My nephew, a North Londoner I managed to influence enough to grow up a Bristol Rovers fan – giving something back to the common trend of glory hunting Bristolians supporting Arsenal et al with his own unique misery hunt – declined my invitation to accompany me to watch them play Barnet on a recent stormy summer evening. He’s keen but not that keen.
So I sat alone on the incongruously exposed tube train that took me past Barnet’s new ground in Enfield. As the doors opened the torrential rain caused mini floods in the standing areas and I soon found myself out amongst it getting boxer short wet as I strode through the park that led to the ground. To my right I could see the tubes pass where I rode moments ago and behind the sun was visible through the dark clouds and rain so you could look directly at it. This created an dull and eery orange light as if a normally clear bright day had been interrupted by a huge explosion of some kind. At least that is where my imagination took me. It all presented me with a host of bad omens – and yet my spirits were high. I was feeling good about myself and about life. Events on the field would follow…
I remained in good spirits despite arriving drenched, cold and face to face with a new world of football. The Conference. This was the first time watching my team play in the 5th tier of the football league. The first division of the many layers of leagues requiring the prefix ‘non’ to remind us that despite appearances to the contrary, they’re not really leagues at all.
However I was feeling philosophical about fortunes on the pitch. Happy they may win lose or draw but at least, finally, there would be health, vitality and long term foundation laid toward a better future. I knew this because the club would have had to look itself hard in the mirror and change. I knew this fact in part because I’d heard strong and encouraging words from the new manager. Most importantly I knew this was the case because it had happened at a time when parallel transformations had gone on in my life and, obviously, my life directly correlates to the fortunes of my football club. At that time and as always, me and Bristol Rovers were one of the same, with my own fortunes and well being having a causal link to that of the club and performances on the pitch. Strictly speaking that should mean I am currently in the worst state of my life, at my lowest point and with little hope for the future. That’s not in any way the case but then that’s not how it works. Bare with me.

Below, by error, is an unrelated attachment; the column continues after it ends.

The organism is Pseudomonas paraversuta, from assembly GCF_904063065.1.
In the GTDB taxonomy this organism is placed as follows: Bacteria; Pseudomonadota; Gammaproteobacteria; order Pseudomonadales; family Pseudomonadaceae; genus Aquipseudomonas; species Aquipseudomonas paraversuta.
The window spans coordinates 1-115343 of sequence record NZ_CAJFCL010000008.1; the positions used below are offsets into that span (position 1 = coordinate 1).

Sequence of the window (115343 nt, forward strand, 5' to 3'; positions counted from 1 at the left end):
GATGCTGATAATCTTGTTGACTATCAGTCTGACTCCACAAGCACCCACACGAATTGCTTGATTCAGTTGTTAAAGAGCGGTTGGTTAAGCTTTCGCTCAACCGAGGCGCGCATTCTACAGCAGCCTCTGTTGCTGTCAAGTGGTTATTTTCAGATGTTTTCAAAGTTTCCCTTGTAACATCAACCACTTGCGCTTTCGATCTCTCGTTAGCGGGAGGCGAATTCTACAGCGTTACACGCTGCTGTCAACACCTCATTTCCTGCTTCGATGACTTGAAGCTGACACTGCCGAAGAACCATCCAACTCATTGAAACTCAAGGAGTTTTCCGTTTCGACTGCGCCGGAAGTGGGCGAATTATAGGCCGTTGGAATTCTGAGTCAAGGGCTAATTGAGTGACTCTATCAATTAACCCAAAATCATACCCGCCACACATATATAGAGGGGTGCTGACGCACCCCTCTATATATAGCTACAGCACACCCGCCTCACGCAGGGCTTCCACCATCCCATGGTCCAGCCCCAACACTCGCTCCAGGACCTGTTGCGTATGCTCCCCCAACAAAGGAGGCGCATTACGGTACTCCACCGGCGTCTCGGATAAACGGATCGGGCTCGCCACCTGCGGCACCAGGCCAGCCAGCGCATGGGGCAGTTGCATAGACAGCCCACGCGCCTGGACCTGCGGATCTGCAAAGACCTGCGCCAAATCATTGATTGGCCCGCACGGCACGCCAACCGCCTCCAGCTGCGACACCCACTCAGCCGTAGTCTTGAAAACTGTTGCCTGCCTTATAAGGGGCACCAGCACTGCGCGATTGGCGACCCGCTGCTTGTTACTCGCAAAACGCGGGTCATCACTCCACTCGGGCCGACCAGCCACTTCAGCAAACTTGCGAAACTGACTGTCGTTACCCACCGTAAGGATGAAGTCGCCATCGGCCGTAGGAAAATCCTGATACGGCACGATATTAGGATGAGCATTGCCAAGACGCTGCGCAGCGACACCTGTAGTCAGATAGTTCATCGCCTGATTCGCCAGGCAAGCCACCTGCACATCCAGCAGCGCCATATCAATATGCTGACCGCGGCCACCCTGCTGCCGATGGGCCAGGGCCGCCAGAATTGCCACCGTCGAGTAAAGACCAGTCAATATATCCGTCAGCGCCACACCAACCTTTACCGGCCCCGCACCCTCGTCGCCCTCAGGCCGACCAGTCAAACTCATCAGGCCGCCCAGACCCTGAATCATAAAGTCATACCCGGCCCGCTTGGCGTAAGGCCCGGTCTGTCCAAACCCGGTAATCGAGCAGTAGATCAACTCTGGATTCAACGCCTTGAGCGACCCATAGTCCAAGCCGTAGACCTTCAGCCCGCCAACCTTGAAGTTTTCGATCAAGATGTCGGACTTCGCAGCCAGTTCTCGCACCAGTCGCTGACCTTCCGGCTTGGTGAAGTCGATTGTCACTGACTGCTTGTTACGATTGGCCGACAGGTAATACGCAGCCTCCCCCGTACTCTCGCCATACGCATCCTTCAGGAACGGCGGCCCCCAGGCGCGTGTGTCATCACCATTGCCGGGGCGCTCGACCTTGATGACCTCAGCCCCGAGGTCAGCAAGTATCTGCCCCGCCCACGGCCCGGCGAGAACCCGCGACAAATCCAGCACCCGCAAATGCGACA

My belief in the this causal link between self and club is understandably deemed irrational and sometimes weird when people realise that I genuinely believe it. Yet I’m aware that it both makes no sense and perfect sense at the same time. However much I tell myself it’s nonsense I just can’t stop believing it, deeply. It makes sense to me.
On my recent MA in Anthropology I learnt of a famous anthropologist who spent a huge amount of time in fieldwork studying, in particular, the witchcraft rituals of a particular community. On his return to Oxford, he explained to his colleagues that while he had been in the field he fully believed in the practice and the all superstitions that he had lived with while he was there – they made perfect sense to him in that context. He was ridiculed but it started a debate on the nature of rationality and it’s relativity to the rational paradigms in which we live.
I can relate to that. Maybe Rovers provide me with my own personal rational paradigm. They lost because I got nothing done today. The Stadium plan has fallen through because my love life is all but a lost cause. Team spirit is low because I’m feeling depressed and so forth. There is always a way to make it make sense and though I don’t believe it rationally I feel it to be true, an inescapable emotional reaction and thought process. The Anthropologist insisted that beyond the context of the field he was still the same rationalist he always was. Beyond Bristol Rovers, and some other more common anomalies such as romantic love, I consider myself a rationalist too. Cognition based on ideas of the supernatural or sacred are seemingly ingrained however atheistic we may believe ourselves to be.
Nick Hornby suggests a similar parallel connection in his book Fever Pitch which I remember reading in my teens. I think I then picked up the idea and then ran with it. Mine has always been a very personal connection to my club. Long trips to Bath on my own as a kid (Rovers were exiled to share with Bath City for 10 years). Lonely trips back after defeats. I had a community which I didn’t know too well but became attached to via a shared passion. A team and club that soon became imprinted on my soul.